The current and forecasted continued warm and dry weather in our area has led the Sunshine Coast Regional District (SCRD) to ramp up patrols to enforce current watering rules and educate residents on conservation measures.
The SCRD introduced Stage 2 measures in late July for both the Chapman and South Pender systems, while Eastbourne is at Stage 3 and North Pender remains at Stage 1.
Area weather forecasts
Environment Canada’s seven day forecast for the Coast shows continued daytime high temperatures in the mid-20s for the coming week and chances of precipitation on three days. The Weather Network’s 14-day forecast also shows rain on the horizon for the weekend of Aug. 20 and 21 but no return to the 30 degree temperatures experienced locally in late July.
Effort needed to avoid Stage 3
In a press release issued Aug. 9, the general manager of infrastructure services Remko Rosenboom said, “Since Stage 2 came into effect, we have had some decrease in water consumption but not enough considering current dry conditions. Given that the dry and hot weather is expected to continue for the foreseeable future, we really need residents to conserve water at every opportunity, inside and outside the home. The community’s efforts will keep us in Stage 2 for as long as possible and decrease the chance of escalating to Stage 3 in the coming weeks."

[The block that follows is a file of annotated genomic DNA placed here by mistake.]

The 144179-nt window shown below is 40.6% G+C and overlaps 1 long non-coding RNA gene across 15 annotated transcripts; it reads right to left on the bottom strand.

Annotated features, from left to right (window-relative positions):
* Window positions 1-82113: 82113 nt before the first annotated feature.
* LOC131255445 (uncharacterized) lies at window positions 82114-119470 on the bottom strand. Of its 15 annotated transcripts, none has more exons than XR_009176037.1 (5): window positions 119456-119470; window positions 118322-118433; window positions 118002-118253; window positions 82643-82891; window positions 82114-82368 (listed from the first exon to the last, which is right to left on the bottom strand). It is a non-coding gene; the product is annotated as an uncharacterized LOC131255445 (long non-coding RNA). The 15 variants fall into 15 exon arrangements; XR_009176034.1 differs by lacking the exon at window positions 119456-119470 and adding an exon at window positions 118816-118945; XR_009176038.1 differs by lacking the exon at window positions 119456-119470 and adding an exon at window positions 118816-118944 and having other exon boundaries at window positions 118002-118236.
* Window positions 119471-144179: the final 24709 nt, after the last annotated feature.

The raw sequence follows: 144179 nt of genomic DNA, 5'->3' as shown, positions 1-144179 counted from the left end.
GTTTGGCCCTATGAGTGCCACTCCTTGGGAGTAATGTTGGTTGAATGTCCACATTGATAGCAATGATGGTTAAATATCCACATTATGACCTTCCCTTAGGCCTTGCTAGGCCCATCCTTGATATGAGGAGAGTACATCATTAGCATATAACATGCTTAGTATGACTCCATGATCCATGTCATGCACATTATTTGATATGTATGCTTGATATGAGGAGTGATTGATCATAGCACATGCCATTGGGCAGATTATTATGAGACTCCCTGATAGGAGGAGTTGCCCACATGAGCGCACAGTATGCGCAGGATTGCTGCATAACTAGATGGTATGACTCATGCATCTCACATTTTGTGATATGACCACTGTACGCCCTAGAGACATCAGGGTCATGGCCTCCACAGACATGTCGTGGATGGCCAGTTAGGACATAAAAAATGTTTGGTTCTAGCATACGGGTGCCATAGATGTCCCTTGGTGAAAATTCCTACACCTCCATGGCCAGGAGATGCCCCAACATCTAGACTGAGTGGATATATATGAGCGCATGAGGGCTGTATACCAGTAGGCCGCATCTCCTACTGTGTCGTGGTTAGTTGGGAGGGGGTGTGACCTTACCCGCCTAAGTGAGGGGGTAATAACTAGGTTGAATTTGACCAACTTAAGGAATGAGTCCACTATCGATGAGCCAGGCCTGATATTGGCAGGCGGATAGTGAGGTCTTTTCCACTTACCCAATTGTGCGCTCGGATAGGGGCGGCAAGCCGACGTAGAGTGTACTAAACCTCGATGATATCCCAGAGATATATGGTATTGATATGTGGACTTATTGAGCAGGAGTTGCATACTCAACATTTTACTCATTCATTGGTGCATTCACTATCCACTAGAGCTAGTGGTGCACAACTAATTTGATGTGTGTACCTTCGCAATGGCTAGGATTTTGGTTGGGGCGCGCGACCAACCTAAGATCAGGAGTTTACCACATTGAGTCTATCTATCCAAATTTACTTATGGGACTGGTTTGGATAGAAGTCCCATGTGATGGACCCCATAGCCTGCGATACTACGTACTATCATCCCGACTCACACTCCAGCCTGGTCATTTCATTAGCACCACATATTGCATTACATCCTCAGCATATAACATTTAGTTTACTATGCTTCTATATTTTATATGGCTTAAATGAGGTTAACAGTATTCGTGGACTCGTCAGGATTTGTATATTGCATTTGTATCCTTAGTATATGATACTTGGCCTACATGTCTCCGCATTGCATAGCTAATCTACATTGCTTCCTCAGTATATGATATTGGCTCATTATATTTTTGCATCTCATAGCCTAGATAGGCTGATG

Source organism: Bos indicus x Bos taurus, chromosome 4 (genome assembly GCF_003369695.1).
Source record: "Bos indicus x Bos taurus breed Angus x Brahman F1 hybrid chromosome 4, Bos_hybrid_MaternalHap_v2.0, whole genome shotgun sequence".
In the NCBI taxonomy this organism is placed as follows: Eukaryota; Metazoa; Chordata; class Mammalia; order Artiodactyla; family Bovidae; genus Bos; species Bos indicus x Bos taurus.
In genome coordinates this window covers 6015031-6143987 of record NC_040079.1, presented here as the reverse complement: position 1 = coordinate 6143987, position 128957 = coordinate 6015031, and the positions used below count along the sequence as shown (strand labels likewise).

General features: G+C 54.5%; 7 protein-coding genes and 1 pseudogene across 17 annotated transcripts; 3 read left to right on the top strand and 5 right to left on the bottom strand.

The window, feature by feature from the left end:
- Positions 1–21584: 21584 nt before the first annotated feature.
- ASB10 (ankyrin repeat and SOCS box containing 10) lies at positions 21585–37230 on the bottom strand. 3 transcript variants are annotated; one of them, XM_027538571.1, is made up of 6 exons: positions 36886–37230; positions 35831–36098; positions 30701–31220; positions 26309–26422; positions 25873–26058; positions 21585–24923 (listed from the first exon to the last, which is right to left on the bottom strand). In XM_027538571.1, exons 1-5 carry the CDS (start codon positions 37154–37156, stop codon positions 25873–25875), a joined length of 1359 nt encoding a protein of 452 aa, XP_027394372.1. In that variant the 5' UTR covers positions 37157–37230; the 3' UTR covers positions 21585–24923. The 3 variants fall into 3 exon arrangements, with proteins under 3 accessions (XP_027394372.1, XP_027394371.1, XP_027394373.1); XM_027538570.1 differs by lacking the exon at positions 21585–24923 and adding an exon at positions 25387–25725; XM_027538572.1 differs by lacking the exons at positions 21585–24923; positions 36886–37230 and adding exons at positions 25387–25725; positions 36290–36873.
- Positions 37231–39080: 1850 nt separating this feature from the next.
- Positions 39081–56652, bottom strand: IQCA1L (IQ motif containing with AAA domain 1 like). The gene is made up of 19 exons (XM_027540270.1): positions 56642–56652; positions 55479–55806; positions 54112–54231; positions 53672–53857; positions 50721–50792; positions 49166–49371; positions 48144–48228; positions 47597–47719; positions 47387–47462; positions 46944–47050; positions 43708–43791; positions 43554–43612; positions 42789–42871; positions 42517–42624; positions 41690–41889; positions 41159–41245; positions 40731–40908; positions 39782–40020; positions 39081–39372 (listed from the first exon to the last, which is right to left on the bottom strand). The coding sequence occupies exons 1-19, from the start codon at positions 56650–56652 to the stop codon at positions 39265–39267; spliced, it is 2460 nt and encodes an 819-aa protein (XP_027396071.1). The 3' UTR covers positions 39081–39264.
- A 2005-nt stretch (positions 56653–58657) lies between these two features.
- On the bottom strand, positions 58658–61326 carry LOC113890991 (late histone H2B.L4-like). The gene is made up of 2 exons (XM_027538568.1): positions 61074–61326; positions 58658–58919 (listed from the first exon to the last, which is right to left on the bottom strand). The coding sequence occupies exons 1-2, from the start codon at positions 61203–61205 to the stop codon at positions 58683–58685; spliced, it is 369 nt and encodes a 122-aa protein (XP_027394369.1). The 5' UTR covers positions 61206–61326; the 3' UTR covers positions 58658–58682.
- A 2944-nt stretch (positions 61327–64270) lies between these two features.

“We ask that the community take the time to understand what the regulations are for each of the stages and water systems,” said Rosenboom. “If there is evidence that water regulations are not being followed, we will investigate and issue warnings or fines.”
The provisions in each water conservation stage are outlined at scrd.ca/Sprinkling-Regulations. Commercial food-producing farms paying a metered rate for water are exempted from the Stage 2 restrictions.
How the SCRD enforces watering restrictions
The release states that the SCRD follows up on all complaints filed regarding water use regulations.
The regional district uses a measured approach when it comes to those reports and its patrolling of neighbourhoods. Enforcement actions begin with warnings to properties in violation of regulations, which include information explaining the applicable water conservation regulations.
If there is continued non-compliance, bylaw officers will issue a bylaw enforcement notice and a fine. Fines go up with higher conservation stages. Violations during Stage 2 are issued fines starting at $300. Stage 3 violation fines are $400 and $500 fines are issued should an area be at Stage 4.
Water regulations help ensure that demand does not exceed the capacity of the water supply and distribution system and also ensure that there is always enough water for fire protection. Regulations apply only to the use of treated drinking water, not to the use of rainwater, private well water or any forms of recycled water.